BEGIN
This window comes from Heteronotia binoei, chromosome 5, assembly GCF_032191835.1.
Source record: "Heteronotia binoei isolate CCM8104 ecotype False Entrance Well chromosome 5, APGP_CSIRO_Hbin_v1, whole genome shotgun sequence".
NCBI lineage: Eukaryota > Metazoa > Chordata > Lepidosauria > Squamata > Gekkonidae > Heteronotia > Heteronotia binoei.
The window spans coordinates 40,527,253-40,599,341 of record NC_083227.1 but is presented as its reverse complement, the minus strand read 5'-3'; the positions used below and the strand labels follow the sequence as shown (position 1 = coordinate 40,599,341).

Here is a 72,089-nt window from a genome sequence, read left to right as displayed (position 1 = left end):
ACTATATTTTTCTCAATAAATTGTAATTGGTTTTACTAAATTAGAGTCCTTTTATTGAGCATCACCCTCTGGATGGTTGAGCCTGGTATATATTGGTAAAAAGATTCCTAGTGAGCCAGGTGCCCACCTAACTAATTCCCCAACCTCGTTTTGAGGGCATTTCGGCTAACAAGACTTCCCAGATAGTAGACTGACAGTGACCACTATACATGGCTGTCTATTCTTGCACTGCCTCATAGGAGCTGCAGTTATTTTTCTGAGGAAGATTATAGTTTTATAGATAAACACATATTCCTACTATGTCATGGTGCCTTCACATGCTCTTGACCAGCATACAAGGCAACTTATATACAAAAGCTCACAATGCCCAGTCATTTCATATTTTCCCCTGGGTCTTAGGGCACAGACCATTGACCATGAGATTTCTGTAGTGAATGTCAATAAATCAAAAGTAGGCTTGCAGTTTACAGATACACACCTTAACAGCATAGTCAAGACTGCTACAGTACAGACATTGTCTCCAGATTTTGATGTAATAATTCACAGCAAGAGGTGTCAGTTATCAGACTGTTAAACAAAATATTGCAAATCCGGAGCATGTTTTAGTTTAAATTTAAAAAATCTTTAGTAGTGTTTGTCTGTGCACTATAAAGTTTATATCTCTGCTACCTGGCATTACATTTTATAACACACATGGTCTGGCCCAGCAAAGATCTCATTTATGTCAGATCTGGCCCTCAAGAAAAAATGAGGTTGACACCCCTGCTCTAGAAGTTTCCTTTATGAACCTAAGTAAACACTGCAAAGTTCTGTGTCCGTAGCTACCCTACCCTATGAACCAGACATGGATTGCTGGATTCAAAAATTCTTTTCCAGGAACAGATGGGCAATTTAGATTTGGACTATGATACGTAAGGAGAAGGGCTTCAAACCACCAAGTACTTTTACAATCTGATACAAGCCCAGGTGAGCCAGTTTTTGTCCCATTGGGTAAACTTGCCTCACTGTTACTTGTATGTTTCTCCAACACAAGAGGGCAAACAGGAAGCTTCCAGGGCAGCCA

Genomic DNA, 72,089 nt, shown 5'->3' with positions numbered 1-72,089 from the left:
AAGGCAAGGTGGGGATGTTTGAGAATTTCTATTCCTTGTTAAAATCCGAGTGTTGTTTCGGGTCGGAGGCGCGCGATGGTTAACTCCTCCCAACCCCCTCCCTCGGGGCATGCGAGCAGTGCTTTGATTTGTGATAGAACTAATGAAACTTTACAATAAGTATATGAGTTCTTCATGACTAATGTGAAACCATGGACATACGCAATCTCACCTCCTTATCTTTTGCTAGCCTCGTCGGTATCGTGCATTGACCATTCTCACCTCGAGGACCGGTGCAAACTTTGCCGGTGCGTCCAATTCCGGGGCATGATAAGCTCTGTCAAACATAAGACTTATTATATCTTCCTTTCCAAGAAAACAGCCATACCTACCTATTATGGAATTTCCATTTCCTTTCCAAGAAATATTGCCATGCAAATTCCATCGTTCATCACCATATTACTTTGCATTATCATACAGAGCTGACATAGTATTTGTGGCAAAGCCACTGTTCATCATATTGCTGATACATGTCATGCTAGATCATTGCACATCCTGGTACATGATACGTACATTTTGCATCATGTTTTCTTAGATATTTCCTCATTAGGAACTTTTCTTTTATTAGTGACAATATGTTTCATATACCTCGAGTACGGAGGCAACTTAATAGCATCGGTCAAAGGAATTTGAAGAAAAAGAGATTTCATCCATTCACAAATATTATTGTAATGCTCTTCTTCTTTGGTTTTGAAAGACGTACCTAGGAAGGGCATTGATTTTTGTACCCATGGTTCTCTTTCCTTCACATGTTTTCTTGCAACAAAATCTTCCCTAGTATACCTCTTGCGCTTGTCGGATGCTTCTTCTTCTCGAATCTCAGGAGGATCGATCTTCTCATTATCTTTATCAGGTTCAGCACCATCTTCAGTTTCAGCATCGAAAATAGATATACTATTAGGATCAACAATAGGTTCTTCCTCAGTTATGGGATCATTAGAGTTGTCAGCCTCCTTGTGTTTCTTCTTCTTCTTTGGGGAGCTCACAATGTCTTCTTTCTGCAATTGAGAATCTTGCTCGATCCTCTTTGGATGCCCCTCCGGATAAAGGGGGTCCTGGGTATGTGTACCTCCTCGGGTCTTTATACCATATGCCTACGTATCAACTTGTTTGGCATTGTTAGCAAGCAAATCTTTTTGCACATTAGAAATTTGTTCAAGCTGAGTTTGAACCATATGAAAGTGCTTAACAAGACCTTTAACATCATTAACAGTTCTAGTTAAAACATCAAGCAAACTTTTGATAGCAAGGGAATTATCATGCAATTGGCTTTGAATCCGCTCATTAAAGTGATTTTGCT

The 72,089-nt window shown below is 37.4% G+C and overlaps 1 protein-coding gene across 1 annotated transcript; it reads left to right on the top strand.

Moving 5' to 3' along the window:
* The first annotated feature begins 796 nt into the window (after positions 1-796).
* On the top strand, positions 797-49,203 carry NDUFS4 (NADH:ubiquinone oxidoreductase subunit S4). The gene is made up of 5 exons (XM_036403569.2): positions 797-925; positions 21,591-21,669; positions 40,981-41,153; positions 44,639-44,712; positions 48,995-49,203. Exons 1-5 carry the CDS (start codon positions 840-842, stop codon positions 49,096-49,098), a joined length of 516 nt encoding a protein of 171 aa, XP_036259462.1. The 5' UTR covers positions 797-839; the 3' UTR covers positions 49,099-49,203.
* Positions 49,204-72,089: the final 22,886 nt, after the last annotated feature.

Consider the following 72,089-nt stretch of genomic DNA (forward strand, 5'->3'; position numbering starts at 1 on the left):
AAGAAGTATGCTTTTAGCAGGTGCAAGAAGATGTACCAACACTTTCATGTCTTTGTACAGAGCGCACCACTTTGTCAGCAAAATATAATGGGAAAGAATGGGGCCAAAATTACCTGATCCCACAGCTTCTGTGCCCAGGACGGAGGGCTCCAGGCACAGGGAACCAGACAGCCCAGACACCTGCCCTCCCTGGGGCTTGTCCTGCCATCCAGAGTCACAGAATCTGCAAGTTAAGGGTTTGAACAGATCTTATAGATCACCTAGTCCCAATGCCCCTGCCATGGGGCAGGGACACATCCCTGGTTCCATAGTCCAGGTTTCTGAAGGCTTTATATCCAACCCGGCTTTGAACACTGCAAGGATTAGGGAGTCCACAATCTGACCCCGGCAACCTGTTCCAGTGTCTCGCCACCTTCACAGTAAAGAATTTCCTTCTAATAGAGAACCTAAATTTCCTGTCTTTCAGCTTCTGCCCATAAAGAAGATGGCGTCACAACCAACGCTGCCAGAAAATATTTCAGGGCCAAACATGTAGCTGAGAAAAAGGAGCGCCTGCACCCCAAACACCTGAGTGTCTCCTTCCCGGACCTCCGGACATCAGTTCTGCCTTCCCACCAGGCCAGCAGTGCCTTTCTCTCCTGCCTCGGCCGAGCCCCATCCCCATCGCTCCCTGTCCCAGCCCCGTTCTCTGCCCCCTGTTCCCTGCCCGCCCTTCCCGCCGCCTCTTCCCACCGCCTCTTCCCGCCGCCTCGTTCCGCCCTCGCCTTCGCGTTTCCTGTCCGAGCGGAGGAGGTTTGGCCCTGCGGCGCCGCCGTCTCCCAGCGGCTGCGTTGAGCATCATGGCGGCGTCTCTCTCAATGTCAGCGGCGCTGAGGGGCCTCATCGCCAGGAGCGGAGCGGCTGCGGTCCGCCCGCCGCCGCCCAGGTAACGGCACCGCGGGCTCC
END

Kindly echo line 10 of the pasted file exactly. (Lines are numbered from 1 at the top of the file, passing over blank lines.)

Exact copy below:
Moving 5' to 3' along the window: